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What It Means to Be Seen: Photography and Queer Visibility

June 18 – August 24, 2014
Main Gallery, Ryerson Image Centre
Guest Curator: Sophie Hackett

“I had never seen a picture of two women kissing, and I wanted to see it. I borrowed a camera . . .” – JEB (Joan E. Biren)

The ideas of visibility and greater acceptance have long been tied together for those in queer communities. So much so that it is plausible to suggest that one of the projects developing alongside the LGBT rights movement since the 1960s, though unofficial and organic, has been to produce a visual record. Greater visibility has often meant greater representation in mass media outlets and this visibility has undeniably increased over the last four decades — so too have LGBT rights.

Photographs have, of course, played a key role in this. But what has this photographic visibility consisted of? To celebrate World Pride 2014 Toronto, this exhibition takes a closer look at this rich photographic record, and the ways photographs have served to bring to light a sense of collective characteristics, experiences and ambitions for queer communities.

Featuring a broad range of materials from the Black Star Collection at Ryerson University, the Canadian Lesbian + Gay Archives (Toronto), and other prominent collections in the United States and Europe, this range of photographs argues for the continued validity — necessity, even — of making queer people visible, collectively and individually.




Event(s):

Opening Reception

Wednesday, June 18
5:30 – 8:00 PM

Exhibition Tour
Sophie Hackett
Wednesday, June 25
6:00 PM

Exhibition Tour
Sophie Hackett
Wednesday, July 30
6:00 PM

A primary exhibition of the Scotiabank CONTACT Photography Festival

Presented by TD Bank Group. Organized by the Ryerson Image Centre in collaboration with the Art Gallery of Ontario and WorldPride 2014 Toronto

A woman with short hair wearing a shirt that says "gay revolution". Another woman sits behind her
Fig. 1

Michael Abramson, Gay Liberation March, New York City, USA, June 25, 1971, gelatin silver print. BS.2005.246385 / 151-388. Reproduction from the Black Star Collection at Ryerson University

A man wearing a white shirt that says "gay revolution" has his arm around another man in  white mesh shirt
Fig. 2

Michael Abramson, Gay Liberation March, New York City, USA, June 25, 1971, gelatin silver print. BS.2005.246343 / 151-346. Reproduction from the Black Star Collection at Ryerson University 

3 gay couples kissing in the street
Fig. 3

Gerald Hannon, Kiss-in at the corner of Yonge and Bloor, Toronto, 1976, gelatin silver print. Collection of the Canadian Lesbian and Gay Archives, Toronto. 1986-032/08P(35)

A group of men wearing dresses and jewelry play Scrabble
Fig. 4

Casa Susanna, c 1960. From Casa Susanna edited by Michael Hurst and Robert Swope, published by powerHouse Books.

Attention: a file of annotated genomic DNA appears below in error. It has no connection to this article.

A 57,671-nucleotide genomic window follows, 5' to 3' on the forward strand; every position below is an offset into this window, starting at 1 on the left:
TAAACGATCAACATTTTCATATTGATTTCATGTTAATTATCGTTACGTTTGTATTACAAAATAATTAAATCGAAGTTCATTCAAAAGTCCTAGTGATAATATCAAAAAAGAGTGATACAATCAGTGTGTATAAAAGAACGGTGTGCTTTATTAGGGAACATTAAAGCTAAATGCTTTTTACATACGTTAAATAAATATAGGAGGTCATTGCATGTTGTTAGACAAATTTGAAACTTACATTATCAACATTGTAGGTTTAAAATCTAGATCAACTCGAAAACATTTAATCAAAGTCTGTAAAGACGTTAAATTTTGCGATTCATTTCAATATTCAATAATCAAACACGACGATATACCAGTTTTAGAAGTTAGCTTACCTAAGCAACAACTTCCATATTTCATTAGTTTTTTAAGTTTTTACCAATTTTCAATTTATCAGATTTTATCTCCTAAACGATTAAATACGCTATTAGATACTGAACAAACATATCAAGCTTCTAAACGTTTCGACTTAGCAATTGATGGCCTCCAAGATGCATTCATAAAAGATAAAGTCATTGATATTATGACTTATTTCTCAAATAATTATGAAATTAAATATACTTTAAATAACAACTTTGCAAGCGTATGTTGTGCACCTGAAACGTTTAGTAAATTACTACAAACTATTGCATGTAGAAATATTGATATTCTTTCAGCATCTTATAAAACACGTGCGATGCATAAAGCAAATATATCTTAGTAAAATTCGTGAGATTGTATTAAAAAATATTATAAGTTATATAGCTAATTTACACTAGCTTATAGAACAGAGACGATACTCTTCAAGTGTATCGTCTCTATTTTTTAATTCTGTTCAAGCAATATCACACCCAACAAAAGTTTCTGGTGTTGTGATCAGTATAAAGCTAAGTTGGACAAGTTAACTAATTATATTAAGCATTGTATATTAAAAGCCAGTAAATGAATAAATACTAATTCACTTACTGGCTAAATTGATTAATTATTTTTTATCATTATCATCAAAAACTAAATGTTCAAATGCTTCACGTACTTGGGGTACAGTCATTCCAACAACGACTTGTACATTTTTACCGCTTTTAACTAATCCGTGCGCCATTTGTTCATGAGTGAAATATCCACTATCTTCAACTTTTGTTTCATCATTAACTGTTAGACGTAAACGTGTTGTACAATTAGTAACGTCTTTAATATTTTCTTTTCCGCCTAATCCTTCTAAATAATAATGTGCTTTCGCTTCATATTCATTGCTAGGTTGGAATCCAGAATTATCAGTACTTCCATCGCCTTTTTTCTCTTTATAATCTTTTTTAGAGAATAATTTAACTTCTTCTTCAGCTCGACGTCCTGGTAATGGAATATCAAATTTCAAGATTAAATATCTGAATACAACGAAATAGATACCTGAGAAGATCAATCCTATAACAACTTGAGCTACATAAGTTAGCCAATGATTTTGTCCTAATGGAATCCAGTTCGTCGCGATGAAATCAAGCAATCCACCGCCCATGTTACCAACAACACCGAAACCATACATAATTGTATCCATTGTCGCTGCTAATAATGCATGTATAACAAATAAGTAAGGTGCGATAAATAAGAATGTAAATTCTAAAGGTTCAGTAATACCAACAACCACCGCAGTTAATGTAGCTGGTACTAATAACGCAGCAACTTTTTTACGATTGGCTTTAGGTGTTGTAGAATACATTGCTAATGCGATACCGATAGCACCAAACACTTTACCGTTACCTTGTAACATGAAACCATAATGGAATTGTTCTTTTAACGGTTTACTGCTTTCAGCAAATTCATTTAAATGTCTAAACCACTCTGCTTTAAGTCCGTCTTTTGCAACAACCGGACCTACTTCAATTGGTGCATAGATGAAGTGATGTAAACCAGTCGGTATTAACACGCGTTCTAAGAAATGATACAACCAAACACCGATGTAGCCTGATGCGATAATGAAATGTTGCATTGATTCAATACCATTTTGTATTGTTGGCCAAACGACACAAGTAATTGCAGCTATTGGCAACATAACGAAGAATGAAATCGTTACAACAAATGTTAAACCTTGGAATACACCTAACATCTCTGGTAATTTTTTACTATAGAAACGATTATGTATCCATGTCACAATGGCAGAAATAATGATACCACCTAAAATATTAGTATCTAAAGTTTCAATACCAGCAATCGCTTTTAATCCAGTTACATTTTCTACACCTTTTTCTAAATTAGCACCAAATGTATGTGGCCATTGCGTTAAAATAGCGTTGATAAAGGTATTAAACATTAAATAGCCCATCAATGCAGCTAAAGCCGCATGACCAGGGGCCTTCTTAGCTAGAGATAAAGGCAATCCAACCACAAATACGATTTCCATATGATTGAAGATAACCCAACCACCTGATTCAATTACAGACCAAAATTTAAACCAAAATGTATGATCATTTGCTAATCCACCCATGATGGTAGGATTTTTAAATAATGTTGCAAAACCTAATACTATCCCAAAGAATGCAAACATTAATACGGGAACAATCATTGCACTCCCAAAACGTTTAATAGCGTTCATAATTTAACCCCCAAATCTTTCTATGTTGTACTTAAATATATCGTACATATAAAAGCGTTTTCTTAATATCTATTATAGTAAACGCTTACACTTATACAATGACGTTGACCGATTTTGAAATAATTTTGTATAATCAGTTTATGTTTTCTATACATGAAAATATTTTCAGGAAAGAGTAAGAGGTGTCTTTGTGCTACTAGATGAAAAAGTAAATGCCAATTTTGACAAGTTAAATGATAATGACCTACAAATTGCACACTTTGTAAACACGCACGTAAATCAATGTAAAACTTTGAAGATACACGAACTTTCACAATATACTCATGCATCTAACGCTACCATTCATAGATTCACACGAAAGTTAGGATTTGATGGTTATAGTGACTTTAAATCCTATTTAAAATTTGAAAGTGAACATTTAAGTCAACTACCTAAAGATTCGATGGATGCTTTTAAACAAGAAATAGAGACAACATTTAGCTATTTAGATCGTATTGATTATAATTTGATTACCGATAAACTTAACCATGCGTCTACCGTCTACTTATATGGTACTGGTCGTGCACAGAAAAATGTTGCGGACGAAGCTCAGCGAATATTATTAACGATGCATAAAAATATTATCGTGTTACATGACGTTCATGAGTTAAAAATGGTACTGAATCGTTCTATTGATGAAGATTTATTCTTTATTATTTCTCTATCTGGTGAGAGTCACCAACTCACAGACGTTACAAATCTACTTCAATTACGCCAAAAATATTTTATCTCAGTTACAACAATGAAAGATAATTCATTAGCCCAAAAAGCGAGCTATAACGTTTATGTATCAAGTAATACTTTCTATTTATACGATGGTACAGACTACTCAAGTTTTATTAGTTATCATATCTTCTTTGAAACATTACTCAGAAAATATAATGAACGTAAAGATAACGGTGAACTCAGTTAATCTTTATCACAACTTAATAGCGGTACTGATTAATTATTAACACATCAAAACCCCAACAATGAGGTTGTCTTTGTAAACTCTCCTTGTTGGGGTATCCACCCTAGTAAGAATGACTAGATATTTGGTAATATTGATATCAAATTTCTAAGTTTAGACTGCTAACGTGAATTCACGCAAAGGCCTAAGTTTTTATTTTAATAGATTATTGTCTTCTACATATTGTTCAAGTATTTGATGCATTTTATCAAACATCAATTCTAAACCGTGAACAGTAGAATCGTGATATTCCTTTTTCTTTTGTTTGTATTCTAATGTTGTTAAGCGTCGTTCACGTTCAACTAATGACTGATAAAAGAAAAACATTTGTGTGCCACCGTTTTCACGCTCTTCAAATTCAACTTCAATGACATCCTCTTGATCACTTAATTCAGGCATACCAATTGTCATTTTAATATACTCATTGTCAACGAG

A rainy-day protest on Parliament Hill. Banners read "Canada true north strong & gay" and "Toronto gay action"
Fig. 5

Jearld Moldenhauer, Demonstration on Parliament Hill, Ottawa, August 28, 1971, gelatin silver print. Collection of the Canadian Lesbian and Gay Archives, Toronto. 1982-001/02P(01).

A group of police cars on fire, broken glass on the ground
Fig. 6

Eric Stein, Gay Revolt – San Francisco, July 1979, gelatin silver print. BS.2005.246319 / 151-322. Reproduction from the Black Star Collection.

Curator Bio

Sophie Hackett
Guest Curator

Sophie Hackett is the Curator, Photography, at the Art Gallery of Ontario (AGO) and adjunct faculty in Ryerson University’s master’s program in Film and Photography Preservation and Collections Management. She continues to write for art magazines, international journals and artist monographs, including “Queer Looking: Joan E. Biren’s Slide Shows” in Aperture (spring 2015) and “Encounters in the Museum: The Experience of Photographic Objects” in the edited volume The “Public” Life of Photographs (Ryerson Image Centre and MIT Press, 2016).

Exhibition Catalogue

Fig. 1

Front cover

What It Means To Be Seen: Photography and Queer Visibility / Zanele Muholi: Faces and Phases

Curators: Sophie Hackett and Gaelle Morel
Research Assistant: Sol Legault

Within LGBTQ communities, the camera has historically served several critical functions. Journalists, artists, amateurs, and activists have used photography to build and sustain social bonds by sharing private experience, recording and preserving history, and celebrating sexuality and gender identities constrained by dominant social mores and legal prohibition - in other words, revealing what might otherwise be hidden from sight. By contrast, the medium has been used critically, and with aggression, as an instrument of identification and derogation by heteronormative media outlets and forces of state power. This publication, issued alongside the Ryerson Image Centre's Summer 2014 exhibition season on the occasion of WorldPride 2014 Toronto, explores significant aspects of photography's function within and without queer culture over the last seventy-five years.

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Installation Shots

3 clusters of framed photographs and a screen in the main gallery
Fig. 1

What It Means To Be Seen: Photography and Queer Visibility (installation view), 2014 © Eugen Sakhnenko, Ryerson Image Centre

A large print of three women posing, beside a display case in the main gallery
Fig. 2

What It Means To Be Seen: Photography and Queer Visibility (installation view), 2014 © Eugen Sakhnenko, Ryerson Image Centre

24 framed polaroids of beach scenes
Fig. 3

What It Means To Be Seen: Photography and Queer Visibility (installation view), 2014 © Eugen Sakhnenko, Ryerson Image Centre

Sponsors

A primary exhibition of the Scotiabank CONTACT Photography Festival

Presented by TD Bank Group. Organized by the Ryerson Image Centre in collaboration with the Art Gallery of Ontario and WorldPride 2014 Toronto